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Insights from the world's best medical minds
Insights from the world's best medical minds

Dr.Nishit Choksi
Nishit Choksi, Director,Vascular Interventions WM Beaumont Hospital,USA,Renal Atery Stenting
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Dr.Nishit Choksi

Director,Vascular Interventions

WM Beaumont Hospital,USA

Take home message here would be that if somebody has blockage in the renal arteries and if there is severe recent onset accelerated severe malignant hypertension/pulmonary edema/unstable angina, these patients would benefit a lot from renal artery stenting if appropriate workup with hemodynamic assessment of these lesions have done.

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Complete Transcript

Dr.Nishit Choksi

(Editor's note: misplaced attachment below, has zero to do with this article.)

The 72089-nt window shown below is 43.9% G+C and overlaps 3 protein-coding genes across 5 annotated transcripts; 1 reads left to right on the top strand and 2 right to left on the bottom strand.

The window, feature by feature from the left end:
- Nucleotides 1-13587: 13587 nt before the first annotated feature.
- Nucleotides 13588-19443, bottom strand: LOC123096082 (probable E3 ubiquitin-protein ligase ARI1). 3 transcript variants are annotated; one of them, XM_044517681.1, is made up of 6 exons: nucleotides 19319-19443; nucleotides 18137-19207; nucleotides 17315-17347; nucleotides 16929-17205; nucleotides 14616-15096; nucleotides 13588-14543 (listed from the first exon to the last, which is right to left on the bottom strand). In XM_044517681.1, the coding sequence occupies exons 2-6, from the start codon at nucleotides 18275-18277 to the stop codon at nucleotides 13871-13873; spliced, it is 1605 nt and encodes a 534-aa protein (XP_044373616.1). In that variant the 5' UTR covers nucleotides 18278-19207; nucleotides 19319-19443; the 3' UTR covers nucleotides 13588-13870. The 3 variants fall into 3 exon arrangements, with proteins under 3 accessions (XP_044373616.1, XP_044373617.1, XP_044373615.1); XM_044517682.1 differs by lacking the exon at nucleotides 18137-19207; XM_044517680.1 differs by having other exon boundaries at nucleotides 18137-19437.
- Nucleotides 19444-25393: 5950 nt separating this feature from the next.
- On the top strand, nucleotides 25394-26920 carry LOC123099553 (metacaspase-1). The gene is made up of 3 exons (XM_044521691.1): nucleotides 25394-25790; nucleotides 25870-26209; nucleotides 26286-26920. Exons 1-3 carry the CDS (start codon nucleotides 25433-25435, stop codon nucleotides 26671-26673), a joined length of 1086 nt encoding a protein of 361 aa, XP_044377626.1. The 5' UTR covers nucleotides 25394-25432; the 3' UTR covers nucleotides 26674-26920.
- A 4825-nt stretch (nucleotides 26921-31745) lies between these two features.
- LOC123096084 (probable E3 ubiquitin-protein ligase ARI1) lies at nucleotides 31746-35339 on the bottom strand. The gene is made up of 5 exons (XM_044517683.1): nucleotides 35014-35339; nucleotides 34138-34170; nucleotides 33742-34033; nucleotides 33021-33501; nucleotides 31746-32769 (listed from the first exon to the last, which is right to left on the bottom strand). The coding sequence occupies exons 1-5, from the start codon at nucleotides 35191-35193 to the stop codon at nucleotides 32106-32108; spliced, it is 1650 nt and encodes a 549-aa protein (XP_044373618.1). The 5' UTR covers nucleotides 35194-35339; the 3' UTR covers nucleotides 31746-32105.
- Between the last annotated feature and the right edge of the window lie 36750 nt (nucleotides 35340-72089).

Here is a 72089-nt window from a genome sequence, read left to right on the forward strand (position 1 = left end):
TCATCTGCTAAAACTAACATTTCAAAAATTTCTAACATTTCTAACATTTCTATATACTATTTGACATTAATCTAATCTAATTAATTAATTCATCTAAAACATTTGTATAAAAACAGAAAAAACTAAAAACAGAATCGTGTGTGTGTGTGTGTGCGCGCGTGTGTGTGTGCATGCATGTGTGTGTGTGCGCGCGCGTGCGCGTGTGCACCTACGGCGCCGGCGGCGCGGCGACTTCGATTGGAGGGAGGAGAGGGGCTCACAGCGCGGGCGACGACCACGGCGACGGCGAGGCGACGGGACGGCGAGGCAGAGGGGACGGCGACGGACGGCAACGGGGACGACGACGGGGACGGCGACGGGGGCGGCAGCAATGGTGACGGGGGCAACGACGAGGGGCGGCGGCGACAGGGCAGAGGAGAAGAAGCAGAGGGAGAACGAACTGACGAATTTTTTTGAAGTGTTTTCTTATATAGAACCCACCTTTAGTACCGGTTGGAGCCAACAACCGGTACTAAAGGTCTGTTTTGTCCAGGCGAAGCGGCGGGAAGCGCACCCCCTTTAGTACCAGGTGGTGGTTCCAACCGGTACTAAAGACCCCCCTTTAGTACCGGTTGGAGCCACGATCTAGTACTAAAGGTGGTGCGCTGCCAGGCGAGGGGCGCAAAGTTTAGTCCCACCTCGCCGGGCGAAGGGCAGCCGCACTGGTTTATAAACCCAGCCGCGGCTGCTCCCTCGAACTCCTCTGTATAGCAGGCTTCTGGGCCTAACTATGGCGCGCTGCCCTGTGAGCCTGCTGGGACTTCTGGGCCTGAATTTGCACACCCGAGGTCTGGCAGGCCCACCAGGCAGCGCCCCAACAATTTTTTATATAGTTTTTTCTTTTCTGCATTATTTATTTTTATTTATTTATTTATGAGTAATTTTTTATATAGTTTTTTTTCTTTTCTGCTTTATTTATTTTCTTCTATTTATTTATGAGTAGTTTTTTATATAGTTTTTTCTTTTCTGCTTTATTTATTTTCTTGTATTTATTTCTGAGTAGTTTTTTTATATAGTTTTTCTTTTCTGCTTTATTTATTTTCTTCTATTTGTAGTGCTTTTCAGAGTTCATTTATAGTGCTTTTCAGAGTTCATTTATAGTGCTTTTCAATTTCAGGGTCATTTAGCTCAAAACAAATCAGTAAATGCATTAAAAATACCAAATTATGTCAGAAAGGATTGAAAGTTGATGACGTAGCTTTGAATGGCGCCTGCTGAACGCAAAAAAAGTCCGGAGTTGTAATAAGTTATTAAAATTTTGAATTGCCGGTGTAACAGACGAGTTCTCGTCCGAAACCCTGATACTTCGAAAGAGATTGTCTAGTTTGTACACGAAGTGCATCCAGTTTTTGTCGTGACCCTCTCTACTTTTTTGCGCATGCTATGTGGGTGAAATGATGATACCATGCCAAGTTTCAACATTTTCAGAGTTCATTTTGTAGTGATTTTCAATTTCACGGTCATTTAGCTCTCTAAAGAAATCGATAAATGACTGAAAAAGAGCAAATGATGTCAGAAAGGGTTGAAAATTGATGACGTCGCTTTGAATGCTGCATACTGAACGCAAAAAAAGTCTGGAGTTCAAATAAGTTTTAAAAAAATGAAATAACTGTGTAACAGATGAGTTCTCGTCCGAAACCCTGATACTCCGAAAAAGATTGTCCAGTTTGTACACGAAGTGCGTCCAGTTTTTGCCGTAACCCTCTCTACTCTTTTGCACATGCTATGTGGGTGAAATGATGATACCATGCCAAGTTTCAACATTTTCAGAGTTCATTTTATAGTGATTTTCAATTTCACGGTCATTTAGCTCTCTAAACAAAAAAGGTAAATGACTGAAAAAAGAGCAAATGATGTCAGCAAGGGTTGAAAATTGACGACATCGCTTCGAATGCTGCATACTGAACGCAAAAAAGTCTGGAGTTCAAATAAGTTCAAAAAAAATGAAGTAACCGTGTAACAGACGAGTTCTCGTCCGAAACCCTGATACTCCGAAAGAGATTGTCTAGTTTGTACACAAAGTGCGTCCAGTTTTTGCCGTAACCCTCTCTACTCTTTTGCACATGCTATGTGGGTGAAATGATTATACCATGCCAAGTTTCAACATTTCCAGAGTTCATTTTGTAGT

I thought that I will deliver few thoughts and teach to the delegates and in the bargain actually I learnt a lot myself. I was thoroughly impressed with the physicians who take care of complex vascular problems in India with very limited resources. Having said that let me give a synopsis of my topic. I have had four topics during this conference and I will give you short synopsis. My first topic was about renal artery stenting. As you know in 1990s and 2000, the renal artery stenting increased in numbers but then a flow of studies came out suggesting that it will not help and therefore it has been on the vein if the renal artery stenting is concerned for treatment of hypertension but there have been few observations (01:00) that has now led to the surgeons of renal artery stenting. There is a study from San Juan, Puerto Rico and my own experience of 76 patients we have done renal stenting in patients who had severe stenosis but they were concerned with some kind of hemodynamic assessment such as FFR and IVUS. In the previous studies, these things were not done and therefore any patient with severe stenosis we stented it hoping that we will help the hypertension and in these patients the stenosis had nothing to do with hypertension and therefore the results were subset. Although some of the trials had lot of fallacies in it which came out later on. For example, in the CORAL trial which was a landmark trial, later than in the study they decided that hypertension was not a criteria (02:00) to do renal artery stenting. They also said that 60% blockage would be all right to do renal artery stenting. Now when that 60% lesion would have any significant impact on the vascular bed of the renal arteries unless it is proven by FFR and/or by what we call hyperemic systolic gradient given from the coronary arteries. We used to do a lot of coronary stenting and we realized after a while that this did not help and then few years ago trials came out that showed that if you did FFR in 60% blockage or an 80% blockage, if the fractional flow reserve was positive and if it was less than 0.8 in that patient we would impact positively with stent and the same analogy works for the renal arteries also. (03:00) In my series of 76 patients and another series of 200 plus patients, if these patients were followed hemodynamically then the outcomes were excellent. So take home message here would be that if somebody has blockage in the renal arteries and if there is severe recent onset accelerated severe malignant hypertension/pulmonary edema/unstable angina, these patients would benefit a lot from renal artery stenting if appropriate workup with hemodynamic assessment of these lesions have done. So that would be the take home message. Moving on to the second topic is about what they are called Blue Toe Syndrome. Many times we see in livedo reticularis where the toes get blue due to embolization of cholesterol crystals (04:00) usually from heavily diseased aorta of the iliac arteries. It generally happens after the procedure. There is really no treatment for that and these patients will have excellent distal pulses because the emboli are microemboli. If it is just in the feet, they will resolve spontaneously, you may use vasodilator, but the key is not to use anticoagulation. But though the situation there will be unilateral blue toes and absence of pulses, in that situation thrombolytic therapy plays a very important role and that was the gist of my topic that is thrombolysis important and does it play a role in Blue Toe Syndrome. Yes, in the certain subset that I just mentioned if they do not have pulses, sudden onset of Blue Toe Syndrome, severe pain, in this case is usually there is an embolus from a lesion within the iliac artery, (05:00)SFA, popliteal artery that goes down and these patients respond very well to lytic therapy because there were fresh thrombi. I generally advise my students not to do thrombectomy particularly if the motor sensory function is intact because when you do thrombectomy in this situation, you may embolize the clot into the different digital vessels and it is very difficult to take care of that. Of course if there is any evidence or sign or symptom of motor sensory loss, then lytic therapy can be done but you should do a manual thrombectomy first. A lytic therapy takes 2 to 4 hours to work and hence there is some time gap and if you have the time, if you have the luxury of time, then just lytic therapy alone will work wonders for these patients within 2 to 4 hours the blue toes syndrome, the blue toes would become pink again and the pain resolves completely and the patient feels better (06:00). The patients can actually go home next day. My next topic was mesenteric artery intervention. Mesenteric arteries generally do not cause problems because they are plethora of connections, collateral circulation between the celiac access, the superior mesenteric arteries, the inferior mesenteric arteries and in acute situation where embolus comes from only from the heart then it is catastrophic problem. Acute mesenteric ischemia usually is a surgical problem, but on occasions, there will be what we would call chronic mesenteric ischemia. Chronic mesenteric ischemia is due to severe stenosis of the mesenteric arteries causing severe abdominal pain. People are afraid to eat that they will lose weight. They will look like a cancer patients. So these patients would benefit a lot (07:00) from percutaneous interventions such as angioplasty and stenting. It is also important to note that mesenteric ischemia can present in many different ways, nausea, vomiting, bloody diarrhea, they can present in inflammatory bowel disease and many a times we climb up the wrong tree looking for gallbladder problems, looking for ulcers in the stomach, but after all the workup is negative, we then try to look for mesenteric ischemia, mesenteric artery stenosis or celiac artery stenosis. The success rate of doing mesenteric intervention percutaneously is very high. All these years the hallmark of treatment, the benchmark for treatment was surgical and bypass surgery. It works very well, but unfortunately the morbidity is in the range of 25-30%. The mortality rate is 8-12%. So on one hand long-term results are good, but on the other hand the (08:00) immediate postoperative timeframe, high morbidity and mortality and therefore now to treat chronic mesenteric ischemia, endovascular treatment first. Now yes there is high rate of restenosis, but on the other hand just like in the renal interventions, if we chose the patients right, if you use the size stent by doing IVUS in these patients and possibly covered stents, the chance of restenosis would be very, very low. Now usually over the years, we have recommended that we only treat patients who are symptomatic, but there are subset patients who have severe mesenteric artery stenosis they may have no symptoms, but you may need to do the interventions. There are two subsets, the patient with severe three-vessel critical stenosis which means celiac artery, superior mesenteric artery and the inferior mesenteric artery (09:00), all three vessels have severe critical stenosis, then it may be reasonable to do interventions because in the long-term follow-up a lot majority of these patients with severe critical three-vessel disease when they were followed up for 5 to 6 years, they develop bowel infection, high percent, more than 80% and that as a result of bowel infection. So to prevent further catastrophic event, we should consider doing intervention even if they are asymptomatic. Another subset of patients who would benefit from mesenteric intervention in patients who has severe disease are patients who are going for some major abdominal surgery, because as you all know, as you are all aware we have encountered these patients, they become hypotensive during surgery and perioperatively and a result of hypotension they get acute bowel ischemia, which equals that (10:00) large majority of the patients die and therefore as part of the workup prior to a major abdominal surgery, a CT angiogram should be done and in the right subset of patients diabetic, smokers, PAD, coronary artery disease, if they have severe three-vessel disease, celiac artery disease, superior and inferior mesenteric artery disease, they should be opened up prior to such interventions prior to this surgery. Because generally we use bare metal stent an elective abdominal surgery can be done within 4 to 6 weeks of such intervention. You do have to wait 9 months to a year like we have to do for drug-coated stent. So that is the take on mesenteric ischemia. One more thing, in the past we were taught that it takes two-vessels at least to be severely stenosed to have symptoms of mesenteric ischemia such as abdominal pain, nausea, vomiting, (11:00), but I have a series of patients not just me, but lot of people single-vessel disease can cause such symptoms, abdominal pain, diarrhea, and after fixing them instantly the same evening, the symptoms resolve. So be cognizant that the patients may have severe mesenteric artery disease and hence they may need to be opened up if they have such symptoms. Finally to wrap up I have a talk on iliac vein stenosis. Lot of patients we see on an outpatient basis who have leg swelling and over the years they were treated for heart failure, but it may have nothing to do with heart failure. We treated them for many other things but iliac vein stenosis. There are two kinds of iliac vein stenosis, thrombotic and non-thrombotic. There is something that we call May-Thurner syndrome or nonspecific iliac vein stenosis (12:00) wherein the iliac artery compresses the iliac vein and over a period of time can cause blockage of the iliac vein and this results in leg edema, leg claudication, ulcers, and ganglion, very difficult to walk. So these patients should be treated. Then iliac vein stenosis can also be a sequelae of DVT. These patients commonly have deep vein thrombosis and hence they have retrograde reflux of the valves in the greater saphenous vein and the deep venous system which causes leg edema, skin changes and ulcers. Now, the key take home point in iliac vein stenosis is that the diagnoses is made #1 by clinical suspicion and #2 not by venogram as they are going to be missing more than 50% of the (13:00) patients. Diagnosis is made by IVUS, intravascular ultrasound. It is the diagnostic tool for iliac vein stenosis. Treatment is very simple. You stent this patient with wall stent, one must extend the stent into the inferior vena cava, it should come out at least 2 to 3 cm into the inferior vena cava otherwise the stent will migrate and you will have poor outcome. So to wrap it up great conference, I learnt a lot myself. Great cases are presented.